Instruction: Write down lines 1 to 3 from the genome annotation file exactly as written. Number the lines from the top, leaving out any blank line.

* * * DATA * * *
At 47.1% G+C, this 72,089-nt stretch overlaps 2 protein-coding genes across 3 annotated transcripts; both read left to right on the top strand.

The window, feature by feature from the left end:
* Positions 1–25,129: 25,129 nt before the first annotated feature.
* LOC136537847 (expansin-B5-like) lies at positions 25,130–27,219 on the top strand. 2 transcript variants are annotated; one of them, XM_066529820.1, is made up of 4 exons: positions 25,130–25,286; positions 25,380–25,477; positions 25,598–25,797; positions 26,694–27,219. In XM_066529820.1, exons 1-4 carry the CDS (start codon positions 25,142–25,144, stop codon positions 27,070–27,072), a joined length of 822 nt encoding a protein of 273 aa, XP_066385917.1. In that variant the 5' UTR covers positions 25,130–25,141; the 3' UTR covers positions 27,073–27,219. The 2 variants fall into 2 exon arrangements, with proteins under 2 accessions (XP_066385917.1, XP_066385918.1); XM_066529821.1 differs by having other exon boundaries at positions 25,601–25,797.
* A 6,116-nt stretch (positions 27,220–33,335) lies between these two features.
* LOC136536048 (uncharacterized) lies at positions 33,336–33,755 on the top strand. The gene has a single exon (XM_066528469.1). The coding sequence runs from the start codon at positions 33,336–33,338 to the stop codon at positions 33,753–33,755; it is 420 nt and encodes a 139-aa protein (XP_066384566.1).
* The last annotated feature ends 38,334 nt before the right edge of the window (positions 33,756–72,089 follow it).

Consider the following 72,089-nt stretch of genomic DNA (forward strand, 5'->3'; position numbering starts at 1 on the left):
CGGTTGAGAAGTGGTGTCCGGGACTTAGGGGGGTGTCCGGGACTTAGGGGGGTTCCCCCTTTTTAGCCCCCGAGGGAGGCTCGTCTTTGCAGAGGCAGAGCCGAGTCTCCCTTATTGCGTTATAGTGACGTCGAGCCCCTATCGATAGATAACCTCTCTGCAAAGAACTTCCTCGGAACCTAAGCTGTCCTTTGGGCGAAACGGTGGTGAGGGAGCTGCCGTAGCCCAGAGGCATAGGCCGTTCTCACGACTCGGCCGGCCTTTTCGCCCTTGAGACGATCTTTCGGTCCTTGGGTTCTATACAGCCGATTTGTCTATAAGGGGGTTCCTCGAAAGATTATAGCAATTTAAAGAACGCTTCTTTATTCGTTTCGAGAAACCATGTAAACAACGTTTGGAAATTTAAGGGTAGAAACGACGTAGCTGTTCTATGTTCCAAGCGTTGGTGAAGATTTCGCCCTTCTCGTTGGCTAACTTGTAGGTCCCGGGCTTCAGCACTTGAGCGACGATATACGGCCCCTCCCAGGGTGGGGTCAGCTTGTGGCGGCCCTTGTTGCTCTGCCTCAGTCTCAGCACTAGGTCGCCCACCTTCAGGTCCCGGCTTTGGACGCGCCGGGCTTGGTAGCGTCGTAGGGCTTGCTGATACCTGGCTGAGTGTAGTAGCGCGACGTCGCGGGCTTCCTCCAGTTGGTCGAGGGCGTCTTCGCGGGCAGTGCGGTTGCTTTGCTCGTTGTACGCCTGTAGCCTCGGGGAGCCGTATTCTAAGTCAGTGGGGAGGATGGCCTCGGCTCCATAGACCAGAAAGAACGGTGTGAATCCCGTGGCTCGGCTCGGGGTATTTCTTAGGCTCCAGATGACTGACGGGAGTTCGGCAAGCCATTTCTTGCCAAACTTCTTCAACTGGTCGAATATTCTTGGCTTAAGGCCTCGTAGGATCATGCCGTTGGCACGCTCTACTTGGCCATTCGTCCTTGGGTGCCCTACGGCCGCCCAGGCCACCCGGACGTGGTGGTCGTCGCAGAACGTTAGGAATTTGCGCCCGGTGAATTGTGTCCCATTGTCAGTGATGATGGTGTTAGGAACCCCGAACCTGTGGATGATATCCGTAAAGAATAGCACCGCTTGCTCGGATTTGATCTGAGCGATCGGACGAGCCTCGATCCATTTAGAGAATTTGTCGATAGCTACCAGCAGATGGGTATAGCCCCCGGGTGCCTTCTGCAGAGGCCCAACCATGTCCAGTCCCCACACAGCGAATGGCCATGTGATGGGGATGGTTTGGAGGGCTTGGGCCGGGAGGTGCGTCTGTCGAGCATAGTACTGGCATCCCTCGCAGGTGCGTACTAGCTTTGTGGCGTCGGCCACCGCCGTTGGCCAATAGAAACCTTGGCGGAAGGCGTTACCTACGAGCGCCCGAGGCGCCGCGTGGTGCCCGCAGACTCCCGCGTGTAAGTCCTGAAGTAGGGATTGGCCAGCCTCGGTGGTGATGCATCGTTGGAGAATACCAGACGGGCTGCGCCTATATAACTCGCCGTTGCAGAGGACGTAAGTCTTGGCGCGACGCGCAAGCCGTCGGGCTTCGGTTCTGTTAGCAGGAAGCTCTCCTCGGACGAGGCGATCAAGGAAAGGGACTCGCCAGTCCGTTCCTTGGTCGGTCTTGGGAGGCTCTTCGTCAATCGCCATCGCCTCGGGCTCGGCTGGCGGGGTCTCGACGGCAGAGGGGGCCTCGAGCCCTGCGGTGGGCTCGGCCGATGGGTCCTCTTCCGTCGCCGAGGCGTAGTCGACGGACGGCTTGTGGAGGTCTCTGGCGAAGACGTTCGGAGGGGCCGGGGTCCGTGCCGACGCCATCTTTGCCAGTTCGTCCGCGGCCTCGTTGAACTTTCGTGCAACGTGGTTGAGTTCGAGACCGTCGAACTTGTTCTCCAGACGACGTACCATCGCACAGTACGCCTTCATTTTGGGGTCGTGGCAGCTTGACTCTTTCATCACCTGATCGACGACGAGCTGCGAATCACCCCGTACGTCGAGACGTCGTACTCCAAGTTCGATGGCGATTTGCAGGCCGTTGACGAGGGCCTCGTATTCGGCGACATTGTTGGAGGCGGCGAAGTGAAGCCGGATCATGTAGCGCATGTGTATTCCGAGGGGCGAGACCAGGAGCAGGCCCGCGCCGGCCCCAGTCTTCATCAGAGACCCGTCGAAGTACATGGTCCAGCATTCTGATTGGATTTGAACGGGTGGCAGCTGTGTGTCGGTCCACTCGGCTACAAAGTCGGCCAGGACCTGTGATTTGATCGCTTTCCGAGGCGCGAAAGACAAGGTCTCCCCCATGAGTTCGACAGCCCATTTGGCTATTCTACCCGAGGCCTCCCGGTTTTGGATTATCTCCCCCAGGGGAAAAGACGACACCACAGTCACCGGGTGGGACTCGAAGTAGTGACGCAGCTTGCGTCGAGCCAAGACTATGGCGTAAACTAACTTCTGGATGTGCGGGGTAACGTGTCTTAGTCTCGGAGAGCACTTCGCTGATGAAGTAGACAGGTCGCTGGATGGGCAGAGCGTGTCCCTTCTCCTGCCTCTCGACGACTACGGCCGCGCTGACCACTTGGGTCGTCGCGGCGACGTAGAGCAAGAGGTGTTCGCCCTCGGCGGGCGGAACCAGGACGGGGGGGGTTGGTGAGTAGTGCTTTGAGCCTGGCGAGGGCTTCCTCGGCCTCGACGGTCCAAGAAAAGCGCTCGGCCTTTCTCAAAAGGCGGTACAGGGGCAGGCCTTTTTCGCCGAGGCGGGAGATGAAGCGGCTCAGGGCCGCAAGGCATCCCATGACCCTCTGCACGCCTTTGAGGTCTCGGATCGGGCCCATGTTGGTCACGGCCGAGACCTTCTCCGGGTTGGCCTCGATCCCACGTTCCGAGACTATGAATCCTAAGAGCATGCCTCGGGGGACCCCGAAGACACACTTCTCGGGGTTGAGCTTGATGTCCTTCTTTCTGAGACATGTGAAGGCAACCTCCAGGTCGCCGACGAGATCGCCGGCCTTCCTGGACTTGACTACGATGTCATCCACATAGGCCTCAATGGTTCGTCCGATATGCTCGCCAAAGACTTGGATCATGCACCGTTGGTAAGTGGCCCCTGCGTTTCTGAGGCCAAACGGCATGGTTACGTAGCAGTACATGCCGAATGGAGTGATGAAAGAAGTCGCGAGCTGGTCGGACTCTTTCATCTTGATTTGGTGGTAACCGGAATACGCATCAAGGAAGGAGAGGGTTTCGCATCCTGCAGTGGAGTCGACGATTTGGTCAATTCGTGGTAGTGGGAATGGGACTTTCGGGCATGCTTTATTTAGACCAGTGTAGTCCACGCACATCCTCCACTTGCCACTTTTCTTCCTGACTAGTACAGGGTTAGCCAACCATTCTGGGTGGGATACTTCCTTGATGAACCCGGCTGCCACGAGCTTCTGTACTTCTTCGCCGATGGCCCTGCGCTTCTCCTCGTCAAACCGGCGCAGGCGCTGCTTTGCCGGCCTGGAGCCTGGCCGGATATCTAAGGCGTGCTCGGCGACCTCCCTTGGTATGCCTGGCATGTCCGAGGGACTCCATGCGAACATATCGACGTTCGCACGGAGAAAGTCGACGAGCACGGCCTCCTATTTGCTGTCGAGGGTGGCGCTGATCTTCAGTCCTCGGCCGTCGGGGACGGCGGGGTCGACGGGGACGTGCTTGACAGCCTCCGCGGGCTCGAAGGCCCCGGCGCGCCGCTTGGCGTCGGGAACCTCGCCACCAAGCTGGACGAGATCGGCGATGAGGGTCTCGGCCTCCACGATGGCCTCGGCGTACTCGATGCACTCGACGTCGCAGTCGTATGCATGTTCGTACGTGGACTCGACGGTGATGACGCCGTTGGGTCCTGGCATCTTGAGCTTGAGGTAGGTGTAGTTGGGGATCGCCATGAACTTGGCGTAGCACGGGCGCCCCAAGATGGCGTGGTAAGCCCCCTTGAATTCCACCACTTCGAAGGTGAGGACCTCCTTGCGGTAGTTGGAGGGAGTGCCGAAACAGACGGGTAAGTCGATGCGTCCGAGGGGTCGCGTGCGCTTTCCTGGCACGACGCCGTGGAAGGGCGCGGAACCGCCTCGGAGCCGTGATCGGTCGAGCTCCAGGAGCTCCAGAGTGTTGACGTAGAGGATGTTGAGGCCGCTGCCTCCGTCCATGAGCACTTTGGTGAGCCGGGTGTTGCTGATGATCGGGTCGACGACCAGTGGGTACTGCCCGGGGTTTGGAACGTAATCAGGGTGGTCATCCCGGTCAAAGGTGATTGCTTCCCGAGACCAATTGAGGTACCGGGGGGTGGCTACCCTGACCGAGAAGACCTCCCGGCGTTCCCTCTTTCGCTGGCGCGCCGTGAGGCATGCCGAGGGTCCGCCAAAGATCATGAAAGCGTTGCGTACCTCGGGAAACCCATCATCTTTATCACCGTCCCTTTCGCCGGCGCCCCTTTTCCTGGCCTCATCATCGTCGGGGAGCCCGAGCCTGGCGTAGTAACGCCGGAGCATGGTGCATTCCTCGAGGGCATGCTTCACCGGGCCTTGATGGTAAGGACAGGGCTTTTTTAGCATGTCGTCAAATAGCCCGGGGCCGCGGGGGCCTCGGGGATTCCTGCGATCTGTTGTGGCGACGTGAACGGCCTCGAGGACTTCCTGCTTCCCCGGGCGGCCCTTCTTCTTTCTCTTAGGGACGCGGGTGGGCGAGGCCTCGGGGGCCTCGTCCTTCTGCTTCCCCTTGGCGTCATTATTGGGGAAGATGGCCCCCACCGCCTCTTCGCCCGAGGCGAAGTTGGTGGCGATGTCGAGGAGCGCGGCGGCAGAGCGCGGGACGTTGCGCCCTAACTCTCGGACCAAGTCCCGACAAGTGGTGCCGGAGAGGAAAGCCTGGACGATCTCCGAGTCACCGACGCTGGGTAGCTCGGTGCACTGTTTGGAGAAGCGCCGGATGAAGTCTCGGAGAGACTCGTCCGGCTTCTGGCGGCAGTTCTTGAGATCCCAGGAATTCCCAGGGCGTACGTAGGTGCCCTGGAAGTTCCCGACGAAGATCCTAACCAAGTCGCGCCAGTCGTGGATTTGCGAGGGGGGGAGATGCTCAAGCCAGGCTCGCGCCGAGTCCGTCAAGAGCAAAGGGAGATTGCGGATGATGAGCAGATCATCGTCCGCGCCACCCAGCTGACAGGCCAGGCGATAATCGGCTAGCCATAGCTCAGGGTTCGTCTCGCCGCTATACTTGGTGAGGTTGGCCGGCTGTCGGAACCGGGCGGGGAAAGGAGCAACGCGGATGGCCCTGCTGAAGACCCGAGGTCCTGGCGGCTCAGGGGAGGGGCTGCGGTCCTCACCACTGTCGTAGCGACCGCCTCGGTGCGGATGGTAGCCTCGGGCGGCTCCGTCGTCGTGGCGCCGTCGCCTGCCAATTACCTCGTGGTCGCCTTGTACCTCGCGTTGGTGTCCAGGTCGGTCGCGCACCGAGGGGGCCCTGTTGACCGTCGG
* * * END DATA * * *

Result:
At 47.1% G+C, this 72,089-nt stretch overlaps 2 protein-coding genes across 3 annotated transcripts; both read left to right on the top strand.

The window, feature by feature from the left end:
* Positions 1–25,129: 25,129 nt before the first annotated feature.